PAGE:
The Revenue Commissioners have taken samples from a number of filling stations that it has claimed may have been involved in recent ‘petrol stretching’ scams, according to the Minister for Finance Michael Noonan.
Minister Noonan said that Revenue has made great progress in tackling the problem of diesel laundering over the past three years and now media reports indicate the emergence of another form of fuel fraud, commonly referred to as petrol-stretching.
The scam involves the illegal addition of kerosene or some other low tax commodity to petrol to defraud the Exchequer and the motorist.
The Minister outlined that Petrol stretching is an offence under S102(1A) Finance Act 1999 and carries a penalty on summary conviction of €5,000 or, at the discretion of the court to imprisonment for a term not exceeding 12 months, or both. If convicted on indictment the fine is to a maximum of €126,970 and the prison term is to a maximum of five years or both.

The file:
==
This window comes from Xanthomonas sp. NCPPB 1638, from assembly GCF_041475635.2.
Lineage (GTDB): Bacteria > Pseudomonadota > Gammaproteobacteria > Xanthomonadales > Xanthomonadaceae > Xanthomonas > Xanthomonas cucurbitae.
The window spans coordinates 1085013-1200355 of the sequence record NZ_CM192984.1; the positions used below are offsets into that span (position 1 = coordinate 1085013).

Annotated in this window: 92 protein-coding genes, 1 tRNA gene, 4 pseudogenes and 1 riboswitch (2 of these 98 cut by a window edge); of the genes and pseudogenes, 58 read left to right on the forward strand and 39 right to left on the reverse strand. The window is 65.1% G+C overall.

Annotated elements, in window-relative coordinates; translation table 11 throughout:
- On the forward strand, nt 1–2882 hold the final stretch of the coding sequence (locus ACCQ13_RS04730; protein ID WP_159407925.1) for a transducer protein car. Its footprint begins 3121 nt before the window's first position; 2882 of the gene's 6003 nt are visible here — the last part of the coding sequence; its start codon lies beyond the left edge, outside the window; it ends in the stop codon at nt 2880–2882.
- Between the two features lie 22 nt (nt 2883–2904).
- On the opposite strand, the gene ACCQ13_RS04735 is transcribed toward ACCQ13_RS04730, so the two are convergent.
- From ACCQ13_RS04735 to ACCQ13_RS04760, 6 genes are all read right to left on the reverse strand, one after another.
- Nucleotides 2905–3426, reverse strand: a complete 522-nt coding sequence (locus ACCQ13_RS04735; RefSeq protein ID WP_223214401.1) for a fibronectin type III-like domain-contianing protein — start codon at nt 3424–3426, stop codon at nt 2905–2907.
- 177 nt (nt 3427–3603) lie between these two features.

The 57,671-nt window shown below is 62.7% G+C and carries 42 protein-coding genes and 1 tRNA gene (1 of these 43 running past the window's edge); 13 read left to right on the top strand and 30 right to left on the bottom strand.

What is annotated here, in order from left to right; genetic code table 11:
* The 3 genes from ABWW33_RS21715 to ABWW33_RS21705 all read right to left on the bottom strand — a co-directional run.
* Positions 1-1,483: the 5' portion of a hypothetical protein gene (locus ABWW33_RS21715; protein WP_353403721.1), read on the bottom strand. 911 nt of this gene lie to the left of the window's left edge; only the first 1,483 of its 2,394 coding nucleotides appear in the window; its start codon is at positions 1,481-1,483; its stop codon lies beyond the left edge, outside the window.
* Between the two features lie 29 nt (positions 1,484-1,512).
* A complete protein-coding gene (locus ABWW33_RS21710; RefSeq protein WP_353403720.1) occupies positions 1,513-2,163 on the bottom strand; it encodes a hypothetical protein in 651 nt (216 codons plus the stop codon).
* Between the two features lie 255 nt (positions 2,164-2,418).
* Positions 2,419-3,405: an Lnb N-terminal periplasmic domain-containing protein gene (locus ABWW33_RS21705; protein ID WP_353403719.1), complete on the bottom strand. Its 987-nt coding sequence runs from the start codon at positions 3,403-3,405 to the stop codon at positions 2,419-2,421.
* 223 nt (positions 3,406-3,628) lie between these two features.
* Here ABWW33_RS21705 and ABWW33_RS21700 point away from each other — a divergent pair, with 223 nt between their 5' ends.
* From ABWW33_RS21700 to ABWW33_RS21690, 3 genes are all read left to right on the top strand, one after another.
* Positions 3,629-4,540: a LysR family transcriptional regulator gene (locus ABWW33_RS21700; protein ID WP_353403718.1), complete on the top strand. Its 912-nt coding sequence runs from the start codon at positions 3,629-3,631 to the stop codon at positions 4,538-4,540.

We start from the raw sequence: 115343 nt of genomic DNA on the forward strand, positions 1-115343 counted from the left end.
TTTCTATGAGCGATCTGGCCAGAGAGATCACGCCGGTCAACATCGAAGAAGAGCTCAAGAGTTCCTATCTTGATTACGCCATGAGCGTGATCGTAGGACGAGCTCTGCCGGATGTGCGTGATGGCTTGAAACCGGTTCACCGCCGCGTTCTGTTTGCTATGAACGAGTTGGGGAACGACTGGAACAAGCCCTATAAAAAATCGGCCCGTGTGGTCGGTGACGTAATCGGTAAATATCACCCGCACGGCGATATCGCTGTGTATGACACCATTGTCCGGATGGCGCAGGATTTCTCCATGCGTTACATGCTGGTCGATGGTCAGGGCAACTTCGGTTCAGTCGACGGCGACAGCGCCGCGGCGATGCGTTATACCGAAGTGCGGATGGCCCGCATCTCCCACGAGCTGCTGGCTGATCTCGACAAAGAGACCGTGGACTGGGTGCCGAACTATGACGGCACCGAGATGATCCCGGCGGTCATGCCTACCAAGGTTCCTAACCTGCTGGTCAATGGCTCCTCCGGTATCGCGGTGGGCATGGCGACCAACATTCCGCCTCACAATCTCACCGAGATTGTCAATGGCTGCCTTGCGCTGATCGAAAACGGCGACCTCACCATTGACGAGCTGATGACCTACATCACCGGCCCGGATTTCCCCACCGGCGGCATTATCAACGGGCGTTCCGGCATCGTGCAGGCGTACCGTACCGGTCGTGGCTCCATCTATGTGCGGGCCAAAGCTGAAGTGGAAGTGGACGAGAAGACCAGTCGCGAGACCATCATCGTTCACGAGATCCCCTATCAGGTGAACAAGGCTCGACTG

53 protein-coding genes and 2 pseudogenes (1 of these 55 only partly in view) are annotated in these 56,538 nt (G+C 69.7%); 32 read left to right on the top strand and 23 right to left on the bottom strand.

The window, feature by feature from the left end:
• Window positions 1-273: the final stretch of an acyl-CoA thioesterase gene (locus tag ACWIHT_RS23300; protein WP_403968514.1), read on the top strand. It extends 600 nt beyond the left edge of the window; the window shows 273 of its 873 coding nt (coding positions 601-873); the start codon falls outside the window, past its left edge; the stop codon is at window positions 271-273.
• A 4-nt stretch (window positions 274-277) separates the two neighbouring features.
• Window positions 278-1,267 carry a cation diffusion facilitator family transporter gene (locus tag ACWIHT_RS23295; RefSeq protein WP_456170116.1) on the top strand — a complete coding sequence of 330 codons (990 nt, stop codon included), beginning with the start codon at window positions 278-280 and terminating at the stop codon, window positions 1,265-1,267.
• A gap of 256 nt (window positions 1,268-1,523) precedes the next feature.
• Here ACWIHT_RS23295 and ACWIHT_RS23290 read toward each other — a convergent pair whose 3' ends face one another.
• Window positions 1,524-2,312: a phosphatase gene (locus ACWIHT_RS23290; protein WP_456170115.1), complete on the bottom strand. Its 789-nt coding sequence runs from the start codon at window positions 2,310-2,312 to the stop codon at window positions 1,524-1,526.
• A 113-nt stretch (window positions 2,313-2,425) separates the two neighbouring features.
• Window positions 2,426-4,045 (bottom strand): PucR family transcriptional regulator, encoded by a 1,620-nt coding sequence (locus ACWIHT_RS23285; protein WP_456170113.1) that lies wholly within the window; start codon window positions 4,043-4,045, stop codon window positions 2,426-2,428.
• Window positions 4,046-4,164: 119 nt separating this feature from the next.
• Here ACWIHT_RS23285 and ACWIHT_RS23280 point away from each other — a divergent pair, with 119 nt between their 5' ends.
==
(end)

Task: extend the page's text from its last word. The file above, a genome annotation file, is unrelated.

He said: “Motorists themselves should take care about where they source their petrol from, and report any suspicions concerning the source of adulterated petrol that may have damaged their engines to Revenue.
“Revenue will investigate such reports and pursue prosecutions against offenders where possible. In that regard, Revenue has recently launched a dedicated section of its website specifically on the shadow economy and this includes an electronic reporting facility for anyone who has information about shadow economy practices such as petrol stretching.”